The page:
Google I/O 2017 is Google’s annual developer festival that took place this May. This year was packed with exciting developments from Google, so, we’ve pulled together the announcements that you need to know about.

Google release Android O BETA

There’s a new and improved operating system on the block. Google has released the second developer preview of the Android O, officially in BETA. And it boasts a more fluid phone experience.

Android O offers some great new features to make your mobile experience smoother and more intuitive. Firstly, it supports a useful picture-in-picture functionality. This allows users to multi-task by interacting with various apps and functions of your Android phone at the same time. For example, users can shrink the screen of a video view to run in the background and simultaneously carry out other tasks. This is useful if you want to perform a search or write important information in your notes as the video is playing. This means users can move fluidly between apps.

To add to this, their copy and paste function is now ‘context aware.’ This means that your phone is aware of what kind of information you are attempting to select. For example, selecting a number or word within an address will intuitively select the whole address. On top of this it will bring up the appropriate apps associated to your selection, such as a suggested Google Map view based on the address selected.

The Android O also offers notification badges called Notification Dots. With a long hold, notifications can be viewed without opening the app. It will also allow users to ‘snooze’ notifications for selected apps for a particular duration. Normally around 40% of Android users opt out push notifications. Perhaps the new function will offer users much needed control over their notifications. This could make it more likely for them to remain opted in for notifications if they are received on the users’ own terms.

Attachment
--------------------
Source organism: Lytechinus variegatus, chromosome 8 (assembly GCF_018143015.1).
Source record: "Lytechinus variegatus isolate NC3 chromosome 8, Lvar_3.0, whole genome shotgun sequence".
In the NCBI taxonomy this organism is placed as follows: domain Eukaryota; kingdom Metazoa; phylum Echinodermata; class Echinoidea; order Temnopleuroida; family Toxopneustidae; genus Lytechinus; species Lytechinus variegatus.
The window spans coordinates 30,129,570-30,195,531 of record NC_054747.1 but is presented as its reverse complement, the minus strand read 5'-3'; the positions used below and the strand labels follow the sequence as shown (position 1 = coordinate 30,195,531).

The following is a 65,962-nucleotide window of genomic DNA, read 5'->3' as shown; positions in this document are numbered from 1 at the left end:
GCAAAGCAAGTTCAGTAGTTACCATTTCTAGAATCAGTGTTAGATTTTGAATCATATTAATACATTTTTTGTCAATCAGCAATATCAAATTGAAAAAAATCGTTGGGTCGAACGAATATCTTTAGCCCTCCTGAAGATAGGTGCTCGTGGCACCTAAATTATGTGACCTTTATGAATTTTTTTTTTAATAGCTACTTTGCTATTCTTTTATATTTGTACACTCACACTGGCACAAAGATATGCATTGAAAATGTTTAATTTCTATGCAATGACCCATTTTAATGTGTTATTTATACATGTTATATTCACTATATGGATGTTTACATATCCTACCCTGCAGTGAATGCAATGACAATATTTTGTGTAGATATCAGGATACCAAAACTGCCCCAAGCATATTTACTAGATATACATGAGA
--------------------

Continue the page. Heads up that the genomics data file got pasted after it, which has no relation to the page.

Whilst Android O is still in BETA stage, we are wondering what they will name the new OS when it officially launches…Oreo? Oatmeal?

Android instant apps for everyone!

Android Instant Apps SDK is now available to all developers. Android Instant Apps are native android apps that appear in Google search results. They can be accessed from the results page and run a view of the app without installation. With the launch of Android Studio 3.0, the company now also has the tooling in place to help developers modularize their applications. Google state that development time for Android Instant Apps will take approximately four to five weeks.

Android Instant Apps have been around for a while, however only for their selected launch partners. The launch partners, including New York Times and Vimeo, have together released 50 instant apps. They have relayed an increase in purchases, lead generation and videos watched.

So how can Android Instant Apps help with discoverability and increase retention rates for app owners? Well, Google state that Android Instant Apps offer an optimised user experience. This will continually drive users back into the native app experience and increase conversion rates. It will also change the game for user referrals. If users share the Android Instant App link with a friend, they are no longer pushed to the App Store to download the app. Instead users can directly share the same app experience and functionality which they are experiencing. This direct insight, along with a prompt to download the app, could increase the likelihood of conversion.

However, developers need to ensure that they are differentiating between installed and instant app data. You can monitor events such as visits, physical purchases, time spent and more in instant apps. However, reconciling these metrics with your installed app analytics will be a whole new challenge for app owners.